Every so often, a movie comes along that gets under my skin and changes my world. Titanic is one of those movies. A wild, passionate affair, never to be forgotten. You know, where you still sometimes wake up in the middle of the night and scream it’s name. Sigh. Well the memory of that time is not as bright as it once was. The scar has healed into the natural folds of the skin, and so isn’t quite as visible as it used to be. But I’ll never forget those crazy nights of lifeboats and signal rockets.

I saw Titanic for the first time in the theater on a Friday, right before it became a phenomenon. A co-worker had gotten all worked up over it, and recommended I see it. I figured what the heck, there wasn’t anything else in the theaters, and even though it looked like a crummy romance movie, it might be fun to watch the ship sink. I’ve always had a soft spot for movies with an “escape the sinking ship” motif.

All I remember from that first viewing was walking out at the end in shock, and knowing I would see the movie again, the next day. The last time I felt that devastated was when I walked out of the Hiroshima Peace Memorial Museum with some student friends, where we proceeded to walk the streets in a daze until we ended up in a bar. Not that I’m comparing the two in terms of historical significance, but in terms of personal relevance they both socked it to me (but for different reasons).

So I went and saw it on Saturday. Then I went and saw it again on Sunday. After that it became a ritual every week to see it. I started smuggling in six packs of draft cider, and would watch the three-hour spectacle bombed out of my skull and weeping my eyes out. All in all, I saw the movie in the theater eleven times. I bought both of the CDs, the poster, the calendar, and the White Star Lines tee shirt. I played the Titanic: Adventure Out of Time video adventure game and pretended I was on the ship solving the game mystery while Jack and Rose were having their adventure. I even bought the book Futility to get into the whole spooky premonition aspect of it. It became my favorite movie of all time, knocking Star Wars off the top slot like a Ronco Record.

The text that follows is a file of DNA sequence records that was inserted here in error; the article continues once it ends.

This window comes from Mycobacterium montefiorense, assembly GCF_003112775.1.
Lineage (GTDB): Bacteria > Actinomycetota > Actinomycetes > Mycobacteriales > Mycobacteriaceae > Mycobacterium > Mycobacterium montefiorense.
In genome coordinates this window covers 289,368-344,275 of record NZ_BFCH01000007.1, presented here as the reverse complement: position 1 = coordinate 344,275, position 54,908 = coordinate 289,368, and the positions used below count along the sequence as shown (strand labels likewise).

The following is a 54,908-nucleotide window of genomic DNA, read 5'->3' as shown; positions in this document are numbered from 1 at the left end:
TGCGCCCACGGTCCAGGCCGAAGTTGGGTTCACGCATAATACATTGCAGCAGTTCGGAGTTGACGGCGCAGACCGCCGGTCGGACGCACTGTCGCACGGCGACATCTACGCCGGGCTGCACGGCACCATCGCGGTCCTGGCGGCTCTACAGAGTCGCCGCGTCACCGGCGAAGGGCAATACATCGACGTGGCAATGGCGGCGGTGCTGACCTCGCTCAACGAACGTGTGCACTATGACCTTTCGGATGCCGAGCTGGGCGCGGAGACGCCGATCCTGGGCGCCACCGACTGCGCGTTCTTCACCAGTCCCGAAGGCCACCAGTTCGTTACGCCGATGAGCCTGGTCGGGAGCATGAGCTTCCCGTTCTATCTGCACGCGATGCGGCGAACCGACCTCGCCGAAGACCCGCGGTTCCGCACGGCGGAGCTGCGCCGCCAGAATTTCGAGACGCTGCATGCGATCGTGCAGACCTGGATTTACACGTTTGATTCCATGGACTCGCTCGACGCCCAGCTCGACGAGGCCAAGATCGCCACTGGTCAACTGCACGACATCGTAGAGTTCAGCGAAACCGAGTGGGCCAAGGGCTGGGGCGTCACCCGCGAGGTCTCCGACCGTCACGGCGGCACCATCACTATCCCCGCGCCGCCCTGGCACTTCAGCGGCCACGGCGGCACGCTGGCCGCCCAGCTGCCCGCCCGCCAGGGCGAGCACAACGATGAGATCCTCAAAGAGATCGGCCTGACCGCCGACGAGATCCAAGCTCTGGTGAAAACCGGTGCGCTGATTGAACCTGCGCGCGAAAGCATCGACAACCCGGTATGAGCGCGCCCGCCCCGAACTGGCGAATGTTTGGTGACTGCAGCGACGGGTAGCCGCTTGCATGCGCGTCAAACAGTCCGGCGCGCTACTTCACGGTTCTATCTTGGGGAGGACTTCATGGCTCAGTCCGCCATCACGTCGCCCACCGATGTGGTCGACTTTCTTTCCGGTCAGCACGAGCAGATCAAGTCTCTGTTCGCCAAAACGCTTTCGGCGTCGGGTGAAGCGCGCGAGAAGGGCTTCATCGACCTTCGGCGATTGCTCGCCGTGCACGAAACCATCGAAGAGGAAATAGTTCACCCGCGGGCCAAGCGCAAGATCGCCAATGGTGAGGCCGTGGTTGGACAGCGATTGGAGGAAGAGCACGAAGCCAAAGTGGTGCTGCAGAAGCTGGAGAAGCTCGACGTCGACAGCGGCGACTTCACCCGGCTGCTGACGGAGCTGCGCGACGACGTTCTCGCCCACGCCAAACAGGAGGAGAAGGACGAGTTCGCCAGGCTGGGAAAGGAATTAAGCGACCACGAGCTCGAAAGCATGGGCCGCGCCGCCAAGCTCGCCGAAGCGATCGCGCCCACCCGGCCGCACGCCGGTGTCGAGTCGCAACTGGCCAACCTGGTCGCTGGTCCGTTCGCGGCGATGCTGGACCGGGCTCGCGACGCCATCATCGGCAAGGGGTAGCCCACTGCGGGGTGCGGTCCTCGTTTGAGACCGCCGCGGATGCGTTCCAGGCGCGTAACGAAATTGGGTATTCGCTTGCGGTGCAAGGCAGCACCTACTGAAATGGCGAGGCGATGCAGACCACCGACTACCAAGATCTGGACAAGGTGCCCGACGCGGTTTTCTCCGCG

I think the simplest explanation for my obsession with the movie is that I saw it as an allegory for my own life. Certainly, from a detached and rational point of view that could seem ridiculous. But that’s how I saw it. In real life, I felt that my life as I knew it was sinking into the depths as I scrambled to stay afloat and reach some kind of rescue. And I saw it as a real world allegory, for the state of the world itself, headed for disaster and ruin, where only a lucky privileged few make it out alive. Where higher consciousness concepts like love only make it through bitter sacrifice.

I didn’t latch onto any one character. I sympathized with Cal, the “villain” as much as I did with Jack or Rose. They were all representing qualities, or states of mind in the story as influenced by what the real star of the story is – the great ship itself. In the spiritual journeys of some vision quests, the boat or ship often represents your voyage towards the islands of higher consciousness, and is made of your innocence. I’d lost mine, and I’d failed at whatever great task I had been supposed to do in life. I’d never reached my destination, whatever that had been.

When I watched Titanic, I re-enacted the experience of my own life’s failure as a mythological story. By obsessing over it and getting into every nook and cranny I made the wound my own. No one can tell me Titanic is a horrible movie, because I know it is. I lived it, people.